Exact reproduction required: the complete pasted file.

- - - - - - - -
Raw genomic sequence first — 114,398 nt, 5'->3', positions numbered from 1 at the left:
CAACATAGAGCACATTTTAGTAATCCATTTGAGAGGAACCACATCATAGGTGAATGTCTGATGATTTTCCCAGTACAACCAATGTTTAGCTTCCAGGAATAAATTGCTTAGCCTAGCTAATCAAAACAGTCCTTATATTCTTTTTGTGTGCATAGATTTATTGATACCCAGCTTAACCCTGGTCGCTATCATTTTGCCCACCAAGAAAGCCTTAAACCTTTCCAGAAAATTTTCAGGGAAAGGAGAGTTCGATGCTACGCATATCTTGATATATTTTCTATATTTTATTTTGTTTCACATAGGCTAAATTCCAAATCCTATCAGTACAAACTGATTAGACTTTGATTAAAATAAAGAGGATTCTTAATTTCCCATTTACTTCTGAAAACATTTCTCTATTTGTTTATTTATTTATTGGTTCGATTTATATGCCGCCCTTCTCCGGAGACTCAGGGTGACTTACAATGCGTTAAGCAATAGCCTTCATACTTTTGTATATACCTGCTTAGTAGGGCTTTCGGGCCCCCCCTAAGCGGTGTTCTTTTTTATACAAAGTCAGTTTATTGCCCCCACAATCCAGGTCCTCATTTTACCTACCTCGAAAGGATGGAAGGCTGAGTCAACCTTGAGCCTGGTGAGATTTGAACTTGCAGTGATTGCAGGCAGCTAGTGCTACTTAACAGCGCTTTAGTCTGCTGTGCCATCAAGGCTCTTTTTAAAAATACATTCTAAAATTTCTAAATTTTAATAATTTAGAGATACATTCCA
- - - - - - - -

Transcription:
Raw genomic sequence first — 114,398 nt, 5'->3', positions numbered from 1 at the left:
CAACATAGAGCACATTTTAGTAATCCATTTGAGAGGAACCACATCATAGGTGAATGTCTGATGATTTTCCCAGTACAACCAATGTTTAGCTTCCAGGAATAAATTGCTTAGCCTAGCTAATCAAAACAGTCCTTATATTCTTTTTGTGTGCATAGATTTATTGATACCCAGCTTAACCCTGGTCGCTATCATTTTGCCCACCAAGAAAGCCTTAAACCTTTCCAGAAAATTTTCAGGGAAAGGAGAGTTCGATGCTACGCATATCTTGATATATTTTCTATATTTTATTTTGTTTCACATAGGCTAAATTCCAAATCCTATCAGTACAAACTGATTAGACTTTGATTAAAATAAAGAGGATTCTTAATTTCCCATTTACTTCTGAAAACATTTCTCTATTTGTTTATTTATTTATTGGTTCGATTTATATGCCGCCCTTCTCCGGAGACTCAGGGTGACTTACAATGCGTTAAGCAATAGCCTTCATACTTTTGTATATACCTGCTTAGTAGGGCTTTCGGGCCCCCCCTAAGCGGTGTTCTTTTTTATACAAAGTCAGTTTATTGCCCCCACAATCCAGGTCCTCATTTTACCTACCTCGAAAGGATGGAAGGCTGAGTCAACCTTGAGCCTGGTGAGATTTGAACTTGCAGTGATTGCAGGCAGCTAGTGCTACTTAACAGCGCTTTAGTCTGCTGTGCCATCAAGGCTCTTTTTAAAAATACATTCTAAAATTTCTAAATTTTAATAATTTAGAGATACATTCCA